Menopause Happens Because You Hate Your In-Laws

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I'm always told by women that I should be thankful I don't have to go through menstrual cycles or menopause. I am thankful for that, but it doesn't mean that I'm apathetic to the female's plight. Neither is science as it seeks to understand the causes of both, especially menopause. Women may think that nature just hates them, but a new theory suggests that evolution may have played a role in its development.

A theory published today in Ecology Letters suggests that menopause was a development of evolution to prevent competition between in-laws. The study, performed by ecologists at the University of Turku in Finland looked at meticulous birth, death and marriage records that were kept by the Lutheran church between 1702 and 1908. The results may surprise you.

They found that children died more often when the mother-in-law and the daughter-in-law gave birth around the same time. How often? Survival rates for children of the mother-in-law dropped by 50 percent whereas survival rates for children of the daughter-in-law dropped by 66 percent. Strangely enough, survival rates weren't affected when the two gave birth at the same time.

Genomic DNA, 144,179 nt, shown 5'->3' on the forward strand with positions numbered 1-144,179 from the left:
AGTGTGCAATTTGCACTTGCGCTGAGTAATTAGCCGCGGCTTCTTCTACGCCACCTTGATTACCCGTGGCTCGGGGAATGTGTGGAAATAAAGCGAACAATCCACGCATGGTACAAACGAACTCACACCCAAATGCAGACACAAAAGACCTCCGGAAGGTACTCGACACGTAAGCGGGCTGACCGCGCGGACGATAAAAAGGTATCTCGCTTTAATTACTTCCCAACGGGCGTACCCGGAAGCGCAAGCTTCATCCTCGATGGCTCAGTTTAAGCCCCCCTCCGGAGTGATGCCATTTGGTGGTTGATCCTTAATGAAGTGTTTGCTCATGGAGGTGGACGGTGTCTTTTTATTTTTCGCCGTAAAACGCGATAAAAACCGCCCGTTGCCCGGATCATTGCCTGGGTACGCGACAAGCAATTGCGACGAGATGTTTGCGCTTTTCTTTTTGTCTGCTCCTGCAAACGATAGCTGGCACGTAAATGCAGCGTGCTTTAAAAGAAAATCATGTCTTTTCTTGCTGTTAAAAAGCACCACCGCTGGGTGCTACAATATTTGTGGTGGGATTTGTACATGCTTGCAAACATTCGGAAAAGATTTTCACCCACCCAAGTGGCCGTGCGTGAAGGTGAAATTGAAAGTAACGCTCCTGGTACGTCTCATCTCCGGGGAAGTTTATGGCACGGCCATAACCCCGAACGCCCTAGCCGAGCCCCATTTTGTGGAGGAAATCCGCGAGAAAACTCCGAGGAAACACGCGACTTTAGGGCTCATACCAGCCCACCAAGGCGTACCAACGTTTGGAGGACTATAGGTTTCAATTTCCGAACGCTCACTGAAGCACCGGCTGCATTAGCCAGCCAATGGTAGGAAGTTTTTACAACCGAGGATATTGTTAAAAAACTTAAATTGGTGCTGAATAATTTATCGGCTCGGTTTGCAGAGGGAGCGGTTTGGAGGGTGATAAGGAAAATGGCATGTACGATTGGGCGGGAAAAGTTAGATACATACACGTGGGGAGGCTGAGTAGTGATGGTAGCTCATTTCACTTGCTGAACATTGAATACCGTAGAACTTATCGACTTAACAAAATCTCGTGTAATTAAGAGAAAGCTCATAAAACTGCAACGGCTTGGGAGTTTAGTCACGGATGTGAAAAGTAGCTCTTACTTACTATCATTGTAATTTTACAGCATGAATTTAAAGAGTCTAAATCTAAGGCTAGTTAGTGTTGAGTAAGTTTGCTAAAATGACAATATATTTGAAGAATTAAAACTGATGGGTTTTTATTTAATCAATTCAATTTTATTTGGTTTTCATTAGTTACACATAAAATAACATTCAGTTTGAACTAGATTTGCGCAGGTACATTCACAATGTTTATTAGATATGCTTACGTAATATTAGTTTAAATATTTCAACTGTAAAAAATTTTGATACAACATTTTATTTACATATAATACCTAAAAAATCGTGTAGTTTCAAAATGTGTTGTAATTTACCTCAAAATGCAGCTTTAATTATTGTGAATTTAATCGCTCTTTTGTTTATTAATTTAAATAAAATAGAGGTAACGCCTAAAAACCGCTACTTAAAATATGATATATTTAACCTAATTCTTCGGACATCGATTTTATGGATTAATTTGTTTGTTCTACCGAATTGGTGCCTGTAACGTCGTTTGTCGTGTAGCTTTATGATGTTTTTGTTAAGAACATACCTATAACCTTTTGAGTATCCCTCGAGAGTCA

So what does this all mean? Menopause may have come about to ensure the survival of the species. They theorized that the women giving birth around the same time would lead to the two fighting over which child gets food and shelter. Among poorer families, this would most assuredly lead to one child being given up. It's theorized that older women go through menopause earlier so they can focus on raising their grandchildren instead of their own.

They also said that their research might help prove the "Grandmother hypothesis." The hypothesis states that women stay alive long after their reproductive years end so that they can care for the next generation. It's a huge contrast to the animal kingdom where a wide variety of females in non-mammalian species die not long after giving birth.

Of course, this is just one theory out of many that hopes to explain menopause. It's still one of the greater mysteries of the human body that's still not fully understood. Scientists hope that they can one day fully understand the cause in case the need ever arises to reverse the effects.

[h/t: Nature]

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